So now who do we have today? Just a bunch of bands White Stripes etc rehashing old blues, with a bit of hip-hoppy stuff thrown in. The most "revlutionary" thing out there right now is probably Modest Mouse, and AB went where they're going 12 yrs ago. What is there currently left to tap into? Em is no longer even new. MAybe the only thing left is for the band to "show" all these current acts how it's REALLY done.

This is why I really hope Edge answers my question!!! It had to do with why the band chose this "raw" kind of sound for this album. Was it a timing thing etc.

EDGE, DON'T CHICKEN OUT!! Answer my question prettyPLEASE!? (with ice cream and Dime Bar chucks on the top!)
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Old 09-30-2004, 10:32 AM   #90
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Quote:
Originally posted by Teta040
Interesting that it ends "those looking for the classic U2 sound". What else could we be looking for?

U2 have always sought to tap into the first swirling undercurrents of whatever is bubbling up out there. And for the first time, I can say that in America at least, nothing exciting has been happening musically. There aren't any great new sounds out there, there's no "movement." At the time when AB came out grunge was all the rage (punk finally hitting America 20 yrs late) but it was the newly commerical hip-hop that the band tapped into. Of course by the time the album hit hip-hop had begun to cross over, but for the guitar-oriented bands of the time this was big news.

So now who do we have today? Just a bunch of bands White Stripes etc rehashing old blues, with a bit of hip-hoppy stuff thrown in. The most "revlutionary" thing out there right now is probably Modest Mouse, and AB went where they're going 12 yrs ago. What is there currently left to tap into? Em is no longer even new. MAybe the only thing left is for the band to "show" all these current acts how it's REALLY done.

This is why I really hope Edge answers my question!!! It had to do with why the band chose this "raw" kind of sound for this album. Was it a timing thing etc.

EDGE, DON'T CHICKEN OUT!! Answer my question prettyPLEASE!? (with ice cream and Dime Bar chucks on the top!)
Modest Mouse = The Cure, for the most part....
i dont really think there's anything revolutionary going on in the music industry today....
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Old 09-30-2004, 11:08 AM   #91
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Quote:
Originally posted by ponkine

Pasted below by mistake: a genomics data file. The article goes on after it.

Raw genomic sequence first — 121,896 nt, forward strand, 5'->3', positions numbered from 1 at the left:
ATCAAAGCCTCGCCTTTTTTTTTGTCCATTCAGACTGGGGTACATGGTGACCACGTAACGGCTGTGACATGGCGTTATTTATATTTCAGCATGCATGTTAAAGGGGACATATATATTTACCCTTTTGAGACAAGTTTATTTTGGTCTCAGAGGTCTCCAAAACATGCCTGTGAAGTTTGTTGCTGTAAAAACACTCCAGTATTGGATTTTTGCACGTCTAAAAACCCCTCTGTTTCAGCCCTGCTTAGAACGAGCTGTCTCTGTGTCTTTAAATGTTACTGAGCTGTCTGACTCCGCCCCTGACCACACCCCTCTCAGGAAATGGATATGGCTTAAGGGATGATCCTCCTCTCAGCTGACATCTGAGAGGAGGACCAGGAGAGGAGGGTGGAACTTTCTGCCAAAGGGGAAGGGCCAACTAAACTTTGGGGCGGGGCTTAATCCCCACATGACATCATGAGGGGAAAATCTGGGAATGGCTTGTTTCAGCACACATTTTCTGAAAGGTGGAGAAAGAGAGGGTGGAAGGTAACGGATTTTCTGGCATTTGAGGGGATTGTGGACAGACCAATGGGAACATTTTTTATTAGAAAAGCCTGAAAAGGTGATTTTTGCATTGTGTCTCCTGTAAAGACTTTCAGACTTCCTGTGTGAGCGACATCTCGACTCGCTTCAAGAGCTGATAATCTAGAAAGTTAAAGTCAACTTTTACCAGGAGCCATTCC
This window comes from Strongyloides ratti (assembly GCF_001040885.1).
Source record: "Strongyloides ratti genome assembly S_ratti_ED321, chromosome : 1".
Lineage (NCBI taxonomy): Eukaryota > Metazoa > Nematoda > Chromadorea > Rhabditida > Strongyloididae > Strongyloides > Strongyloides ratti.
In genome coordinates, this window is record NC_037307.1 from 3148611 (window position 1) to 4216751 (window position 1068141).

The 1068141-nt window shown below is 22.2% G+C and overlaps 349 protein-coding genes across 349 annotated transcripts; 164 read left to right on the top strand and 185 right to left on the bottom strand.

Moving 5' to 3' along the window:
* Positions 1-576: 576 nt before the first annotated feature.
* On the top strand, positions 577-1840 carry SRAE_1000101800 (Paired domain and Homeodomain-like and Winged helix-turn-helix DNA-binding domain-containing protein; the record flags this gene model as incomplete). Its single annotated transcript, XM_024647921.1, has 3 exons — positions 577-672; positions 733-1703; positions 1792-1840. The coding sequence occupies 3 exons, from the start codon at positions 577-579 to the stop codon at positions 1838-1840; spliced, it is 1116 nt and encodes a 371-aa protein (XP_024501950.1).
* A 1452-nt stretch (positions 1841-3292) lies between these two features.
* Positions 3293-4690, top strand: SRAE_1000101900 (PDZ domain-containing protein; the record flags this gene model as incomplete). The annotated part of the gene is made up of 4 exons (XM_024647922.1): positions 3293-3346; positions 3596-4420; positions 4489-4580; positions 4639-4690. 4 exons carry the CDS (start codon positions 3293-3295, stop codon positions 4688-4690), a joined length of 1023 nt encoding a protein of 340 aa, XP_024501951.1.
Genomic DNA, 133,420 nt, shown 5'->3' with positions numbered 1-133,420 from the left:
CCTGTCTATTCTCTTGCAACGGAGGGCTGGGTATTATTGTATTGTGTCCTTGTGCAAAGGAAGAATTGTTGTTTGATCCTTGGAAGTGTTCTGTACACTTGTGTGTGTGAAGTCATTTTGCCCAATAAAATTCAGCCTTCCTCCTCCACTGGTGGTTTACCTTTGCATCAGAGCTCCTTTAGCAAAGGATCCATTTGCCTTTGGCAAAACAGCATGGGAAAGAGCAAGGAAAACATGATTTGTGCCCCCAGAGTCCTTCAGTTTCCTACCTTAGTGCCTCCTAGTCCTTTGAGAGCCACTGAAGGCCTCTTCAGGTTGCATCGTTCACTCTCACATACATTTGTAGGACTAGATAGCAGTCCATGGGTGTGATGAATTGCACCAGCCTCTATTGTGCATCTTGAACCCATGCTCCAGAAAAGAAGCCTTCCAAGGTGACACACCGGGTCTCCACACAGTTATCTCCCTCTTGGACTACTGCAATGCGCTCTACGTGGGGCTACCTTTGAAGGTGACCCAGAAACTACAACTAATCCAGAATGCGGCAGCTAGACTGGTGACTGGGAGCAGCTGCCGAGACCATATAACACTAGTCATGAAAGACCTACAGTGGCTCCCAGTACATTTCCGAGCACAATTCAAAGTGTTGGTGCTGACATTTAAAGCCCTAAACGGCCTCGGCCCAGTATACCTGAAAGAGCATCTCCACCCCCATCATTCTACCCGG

I was afraid this new album will be exactly was it will be, but now waiting is over...

DREAM IS OVER
( John Lennon, 1970 )
um... are you like in touch with some very very special people who have given you a copy of the album to listen to? have you actually heard it yet?
no? thought not
so how about you hold your little horses down and wait till it comes out before you start saying "i told you so..." and "dream is over" and bollocks like that

if you dont want rock and ballads, i can suggest some wonderful beethoven syphonies for you to try or maybe some dutch trance
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Old 10-05-2004, 09:33 AM   #92
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HTDAAB's first review

don't know whether this is new for you or not (i've checked just the first page of this section and i couldn't see any thread regarding this) anyway zooitalia reported that NME has already reviewed the album...here's the review:

'It's one of the most eagerly anticipated albums of the year, is set to be
one of the biggest-selling and NME has heard it first: it's U2's new album 'How
to Dismantle an Atomic Bomb'. There are only two copies in the country but we
got our hands on one of them.

The album, the band's 11th studio collection, is the follow-up to 2000's 'All
That You Can't Leave Behind' and is an all-guns-blazing-guitar album produced by Steve Lillywhite (sp?). Because of a security lapse in the summer when a
CD containing the record was lost or stolen from a photo session in France,
security around the album is tight. However, NME managed to pull some strings to
get a sneak preiew of an unmastered copy.

Out on November 22, 'How to Dismantle an Atomic Bomb' is direct, loud and
often heavier than their previous album, with a couple of songs big enough to